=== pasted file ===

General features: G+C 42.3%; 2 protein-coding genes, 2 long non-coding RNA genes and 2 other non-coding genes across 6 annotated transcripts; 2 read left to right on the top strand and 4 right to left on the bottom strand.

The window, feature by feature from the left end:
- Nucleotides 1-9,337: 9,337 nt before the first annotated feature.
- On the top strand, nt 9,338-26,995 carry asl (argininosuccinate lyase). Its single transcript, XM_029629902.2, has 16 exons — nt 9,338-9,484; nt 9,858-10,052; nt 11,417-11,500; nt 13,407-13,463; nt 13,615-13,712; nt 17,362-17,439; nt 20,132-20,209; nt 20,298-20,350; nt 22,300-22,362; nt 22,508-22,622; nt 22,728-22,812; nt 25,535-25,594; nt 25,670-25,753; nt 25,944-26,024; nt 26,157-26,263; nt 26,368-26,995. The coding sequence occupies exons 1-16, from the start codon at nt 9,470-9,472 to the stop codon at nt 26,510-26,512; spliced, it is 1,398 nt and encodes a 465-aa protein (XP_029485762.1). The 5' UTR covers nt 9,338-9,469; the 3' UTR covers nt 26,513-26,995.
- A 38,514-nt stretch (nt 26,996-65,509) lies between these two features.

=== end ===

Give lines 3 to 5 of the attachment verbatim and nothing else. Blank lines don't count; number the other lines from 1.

- Nucleotides 1-9,337: 9,337 nt before the first annotated feature.
- On the top strand, nt 9,338-26,995 carry asl (argininosuccinate lyase). Its single transcript, XM_029629902.2, has 16 exons — nt 9,338-9,484; nt 9,858-10,052; nt 11,417-11,500; nt 13,407-13,463; nt 13,615-13,712; nt 17,362-17,439; nt 20,132-20,209; nt 20,298-20,350; nt 22,300-22,362; nt 22,508-22,622; nt 22,728-22,812; nt 25,535-25,594; nt 25,670-25,753; nt 25,944-26,024; nt 26,157-26,263; nt 26,368-26,995. The coding sequence occupies exons 1-16, from the start codon at nt 9,470-9,472 to the stop codon at nt 26,510-26,512; spliced, it is 1,398 nt and encodes a 465-aa protein (XP_029485762.1). The 5' UTR covers nt 9,338-9,469; the 3' UTR covers nt 26,513-26,995.
- A 38,514-nt stretch (nt 26,996-65,509) lies between these two features.